BRATTLEBORO -- The Selectboard has decided to stick with the aging equipment at the Nelson Withington Skating Rink, for at least one more year, to ensure that the ice is ready in time for the upcoming season.
The two compressors at the Nelson Withington Skating Rink failed at the end of the last season and the town has been considering investing in a new system.
Back in March, Town Meeting Representatives approved spending $362,000 for new equipment, but when the actual estimate came in last month at almost $500,000 the board decided to take more time before committing to the larger project.
At the Selectboard meeting last week members of the ice skating and hockey programs asked the board to make a decision to make sure the work would be completed in time for the start of skating season on Oct. 26.
At the meeting Tuesday the board agreed to invest between $30,000 and $40,000 in the compressors at the facility, even though Recreation and Parks Director Carol Lolatte said there was no guarantee that the equipment would hold up for one more entire season.
Even though Town Meeting Representatives approved the funding more than three months ago, and the board has held a few discussions on the facility, the Selectboard members said they were still unsure the correct course of action, and Selectboard Chairman David Gartenstein said he was not ready to commit almost $500,000 to the project.
"There have been a number of stalled efforts to begin work rehabilitating the Nelson Withington Skating Rink," he said.
At the meeting Tuesday Brattleboro Hockey Association Vice President Tom Bodett did not offer a suggestion on which repair option to choose, but he did ask the board to make a decision to make sure BHA had a home rink it could rely on.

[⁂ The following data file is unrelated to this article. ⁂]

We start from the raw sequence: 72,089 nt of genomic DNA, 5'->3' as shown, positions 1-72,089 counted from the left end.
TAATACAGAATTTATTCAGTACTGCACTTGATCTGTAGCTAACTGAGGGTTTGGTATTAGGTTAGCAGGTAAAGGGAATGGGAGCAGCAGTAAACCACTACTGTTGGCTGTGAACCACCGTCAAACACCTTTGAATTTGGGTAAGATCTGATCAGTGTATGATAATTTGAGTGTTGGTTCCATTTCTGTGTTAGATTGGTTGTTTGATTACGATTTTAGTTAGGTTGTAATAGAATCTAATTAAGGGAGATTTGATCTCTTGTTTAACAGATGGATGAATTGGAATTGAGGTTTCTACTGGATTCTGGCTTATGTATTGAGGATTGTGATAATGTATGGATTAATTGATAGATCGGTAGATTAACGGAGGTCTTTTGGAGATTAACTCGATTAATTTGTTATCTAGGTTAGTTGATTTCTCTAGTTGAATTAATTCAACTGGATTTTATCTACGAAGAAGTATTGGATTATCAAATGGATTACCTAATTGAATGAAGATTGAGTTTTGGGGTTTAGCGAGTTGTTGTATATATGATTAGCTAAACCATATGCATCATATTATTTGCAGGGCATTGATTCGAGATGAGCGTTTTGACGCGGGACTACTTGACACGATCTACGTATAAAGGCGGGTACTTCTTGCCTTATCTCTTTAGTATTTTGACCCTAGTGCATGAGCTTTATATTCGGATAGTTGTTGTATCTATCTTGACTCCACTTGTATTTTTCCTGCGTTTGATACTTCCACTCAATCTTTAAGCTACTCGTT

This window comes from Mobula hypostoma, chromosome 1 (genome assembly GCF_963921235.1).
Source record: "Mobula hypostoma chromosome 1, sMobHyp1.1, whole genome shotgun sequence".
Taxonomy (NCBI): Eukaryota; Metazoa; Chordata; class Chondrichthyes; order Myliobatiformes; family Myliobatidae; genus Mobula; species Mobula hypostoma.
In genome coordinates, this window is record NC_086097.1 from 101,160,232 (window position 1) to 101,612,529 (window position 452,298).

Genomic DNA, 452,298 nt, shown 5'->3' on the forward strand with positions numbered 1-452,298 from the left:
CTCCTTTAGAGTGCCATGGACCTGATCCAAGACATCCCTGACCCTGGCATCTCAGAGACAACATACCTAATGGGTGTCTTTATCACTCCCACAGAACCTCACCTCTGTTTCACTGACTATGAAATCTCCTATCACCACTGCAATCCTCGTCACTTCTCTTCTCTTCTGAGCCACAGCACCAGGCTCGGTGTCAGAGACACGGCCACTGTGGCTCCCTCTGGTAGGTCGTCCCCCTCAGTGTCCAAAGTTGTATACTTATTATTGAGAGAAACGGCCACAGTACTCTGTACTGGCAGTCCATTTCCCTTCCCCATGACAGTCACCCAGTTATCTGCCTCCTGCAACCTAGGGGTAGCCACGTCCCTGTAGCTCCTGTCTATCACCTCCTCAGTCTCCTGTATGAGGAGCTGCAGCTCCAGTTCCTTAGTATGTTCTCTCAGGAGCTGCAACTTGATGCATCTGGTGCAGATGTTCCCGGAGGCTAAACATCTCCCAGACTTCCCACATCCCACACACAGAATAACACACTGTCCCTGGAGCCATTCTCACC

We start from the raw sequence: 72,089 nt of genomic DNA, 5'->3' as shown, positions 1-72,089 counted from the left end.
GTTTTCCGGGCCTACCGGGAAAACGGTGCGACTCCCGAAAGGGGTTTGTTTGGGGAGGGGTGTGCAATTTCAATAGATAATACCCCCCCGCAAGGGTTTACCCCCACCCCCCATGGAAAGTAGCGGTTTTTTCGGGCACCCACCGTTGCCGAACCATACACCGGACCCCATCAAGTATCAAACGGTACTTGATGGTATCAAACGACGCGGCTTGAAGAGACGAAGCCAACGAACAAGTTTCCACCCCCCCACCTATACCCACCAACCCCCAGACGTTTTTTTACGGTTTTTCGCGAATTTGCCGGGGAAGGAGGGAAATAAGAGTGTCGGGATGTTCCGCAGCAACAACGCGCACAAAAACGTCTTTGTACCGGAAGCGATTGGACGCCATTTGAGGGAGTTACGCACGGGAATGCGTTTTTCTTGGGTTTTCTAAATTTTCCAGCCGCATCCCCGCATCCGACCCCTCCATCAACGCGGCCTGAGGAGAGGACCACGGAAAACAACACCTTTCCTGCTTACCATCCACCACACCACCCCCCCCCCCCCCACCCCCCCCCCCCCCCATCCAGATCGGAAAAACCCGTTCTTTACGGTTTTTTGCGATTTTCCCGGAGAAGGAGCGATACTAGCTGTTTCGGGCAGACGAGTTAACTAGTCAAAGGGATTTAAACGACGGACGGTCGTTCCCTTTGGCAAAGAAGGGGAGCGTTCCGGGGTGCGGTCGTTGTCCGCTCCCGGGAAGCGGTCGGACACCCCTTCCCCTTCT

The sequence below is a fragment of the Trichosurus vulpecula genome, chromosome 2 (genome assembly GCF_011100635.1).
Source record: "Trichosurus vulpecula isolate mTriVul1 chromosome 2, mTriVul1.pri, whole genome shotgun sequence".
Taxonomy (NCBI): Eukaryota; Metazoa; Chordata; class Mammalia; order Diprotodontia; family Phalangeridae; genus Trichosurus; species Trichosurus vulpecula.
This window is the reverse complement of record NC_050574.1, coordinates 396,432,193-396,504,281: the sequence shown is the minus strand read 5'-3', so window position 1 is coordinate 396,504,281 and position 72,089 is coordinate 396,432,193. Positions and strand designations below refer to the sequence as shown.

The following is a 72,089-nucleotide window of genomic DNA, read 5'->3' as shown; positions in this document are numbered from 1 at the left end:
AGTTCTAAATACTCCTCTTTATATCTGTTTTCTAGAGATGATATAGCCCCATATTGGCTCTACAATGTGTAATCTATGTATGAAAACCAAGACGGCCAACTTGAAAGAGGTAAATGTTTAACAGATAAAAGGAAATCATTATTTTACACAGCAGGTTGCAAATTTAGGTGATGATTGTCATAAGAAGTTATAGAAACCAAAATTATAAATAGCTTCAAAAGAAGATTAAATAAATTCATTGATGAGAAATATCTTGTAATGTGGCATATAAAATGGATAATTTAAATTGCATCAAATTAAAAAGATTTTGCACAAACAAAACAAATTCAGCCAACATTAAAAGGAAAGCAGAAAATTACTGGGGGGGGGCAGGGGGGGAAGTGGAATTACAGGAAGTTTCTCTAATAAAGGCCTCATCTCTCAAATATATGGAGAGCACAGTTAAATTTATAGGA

Bodett said BHA has to send season information out soon, and he said families might choose to go to Greenfield, Mass., or Keene, N.H., next year if they can't be sure that the Brattleboro ice will be available by the start of the season
"Our concern is that a late start will cost us dearly," Bodett said. "This is our home ice and we take it very seriously. The health of the ice is at the heart of everything we do. We want to sign people up and we want to start on time. We are afraid that if this goes on any longer it will mean our mutually assured destruction."
Before the Selectboard voted to try to keep the existing compressors going for one more year Town Manager Barbara Sondag said the board had three options.
Along with the $30,000 to $40,000 option of rebuilding and replacing the compressors, Sondag said the board could elect to invest an estimated $472,000 on a new ammonia-based system which would help the town move away from the outdated R-22 refrigerant.
Sondag also said the board could just replace the compressors to use with the existing condenser, and that would cost about $200,000.
The town brings in about $90,000 in revenue from the rink, which Sondag said was not an insufficient amount, and she also said it would be beneficial to the town if the board could figure out which option would work at this time.
"I go back and forth on this. I still don't know if I have enough information," board member John Allen said while the board was contemplating its options. "I want to make sure the place is up and running, but I'm still not comfortable spending $300,000 or $400,000 on it."
After deciding to spend the money to fix the compressors the board said it wanted to do an in-depth study of its options going forward.
The board said at a future meeting it would debate whether a citizens' committee should be formed, or if the town will do its own study of the ice rink options.
Elizabeth McLarney, chairwoman of the Brattleboro Hockey Association Scholarship Committee, told the board that many of the children who receive skating scholarships do not have the option of traveling to another rink in New Hampshire or Massachusetts.
"For a lot of these kids being able to play hockey is life changing," she said. "Getting the rink open on time is a really important thing."
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